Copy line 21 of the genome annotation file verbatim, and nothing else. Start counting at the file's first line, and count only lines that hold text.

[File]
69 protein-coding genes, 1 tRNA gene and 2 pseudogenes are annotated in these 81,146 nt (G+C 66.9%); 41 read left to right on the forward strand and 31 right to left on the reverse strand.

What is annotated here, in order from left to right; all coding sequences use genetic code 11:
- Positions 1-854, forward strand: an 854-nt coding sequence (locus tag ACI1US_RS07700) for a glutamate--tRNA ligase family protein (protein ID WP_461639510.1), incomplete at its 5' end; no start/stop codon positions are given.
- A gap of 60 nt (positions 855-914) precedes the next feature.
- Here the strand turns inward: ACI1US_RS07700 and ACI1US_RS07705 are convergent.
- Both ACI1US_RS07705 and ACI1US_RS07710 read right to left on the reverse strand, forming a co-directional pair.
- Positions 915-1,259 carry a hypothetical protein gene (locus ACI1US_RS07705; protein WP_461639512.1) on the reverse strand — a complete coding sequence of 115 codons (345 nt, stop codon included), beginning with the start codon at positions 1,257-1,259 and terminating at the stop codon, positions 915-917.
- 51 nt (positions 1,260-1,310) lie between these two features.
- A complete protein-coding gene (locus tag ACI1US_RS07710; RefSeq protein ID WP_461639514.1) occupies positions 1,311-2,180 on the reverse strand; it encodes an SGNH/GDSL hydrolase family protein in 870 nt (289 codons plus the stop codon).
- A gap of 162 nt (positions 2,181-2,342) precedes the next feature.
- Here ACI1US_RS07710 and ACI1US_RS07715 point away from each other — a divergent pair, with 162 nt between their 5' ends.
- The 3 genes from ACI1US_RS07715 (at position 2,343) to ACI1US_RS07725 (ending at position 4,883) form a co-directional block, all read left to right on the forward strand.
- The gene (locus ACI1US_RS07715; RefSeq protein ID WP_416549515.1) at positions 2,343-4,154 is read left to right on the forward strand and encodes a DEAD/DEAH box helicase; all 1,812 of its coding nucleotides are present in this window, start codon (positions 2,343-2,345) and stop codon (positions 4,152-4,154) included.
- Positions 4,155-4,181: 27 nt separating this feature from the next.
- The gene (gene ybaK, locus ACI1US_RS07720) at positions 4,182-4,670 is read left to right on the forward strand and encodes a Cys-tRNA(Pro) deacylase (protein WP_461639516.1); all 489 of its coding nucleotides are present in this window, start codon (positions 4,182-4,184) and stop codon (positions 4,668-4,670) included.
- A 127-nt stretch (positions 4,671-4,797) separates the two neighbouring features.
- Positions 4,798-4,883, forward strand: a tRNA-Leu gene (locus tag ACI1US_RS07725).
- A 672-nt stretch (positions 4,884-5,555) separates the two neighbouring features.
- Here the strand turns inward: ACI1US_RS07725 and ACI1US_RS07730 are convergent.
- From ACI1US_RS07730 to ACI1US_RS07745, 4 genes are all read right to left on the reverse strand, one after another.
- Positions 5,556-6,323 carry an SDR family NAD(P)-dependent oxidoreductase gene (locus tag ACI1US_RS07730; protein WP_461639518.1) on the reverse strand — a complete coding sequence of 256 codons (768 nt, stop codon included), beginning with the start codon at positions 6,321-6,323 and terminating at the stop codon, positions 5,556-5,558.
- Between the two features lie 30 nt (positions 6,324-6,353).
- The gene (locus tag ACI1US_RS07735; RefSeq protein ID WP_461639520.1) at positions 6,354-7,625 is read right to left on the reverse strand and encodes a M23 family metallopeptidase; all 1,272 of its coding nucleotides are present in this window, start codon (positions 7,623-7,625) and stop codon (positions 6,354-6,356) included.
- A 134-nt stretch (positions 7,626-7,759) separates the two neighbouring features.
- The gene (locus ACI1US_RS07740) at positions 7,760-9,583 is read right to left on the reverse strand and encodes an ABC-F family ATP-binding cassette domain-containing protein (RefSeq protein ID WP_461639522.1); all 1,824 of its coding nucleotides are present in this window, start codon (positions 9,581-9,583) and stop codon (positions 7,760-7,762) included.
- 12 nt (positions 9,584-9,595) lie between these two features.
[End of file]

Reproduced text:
- Positions 5,556-6,323 carry an SDR family NAD(P)-dependent oxidoreductase gene (locus tag ACI1US_RS07730; protein WP_461639518.1) on the reverse strand — a complete coding sequence of 256 codons (768 nt, stop codon included), beginning with the start codon at positions 6,321-6,323 and terminating at the stop codon, positions 5,556-5,558.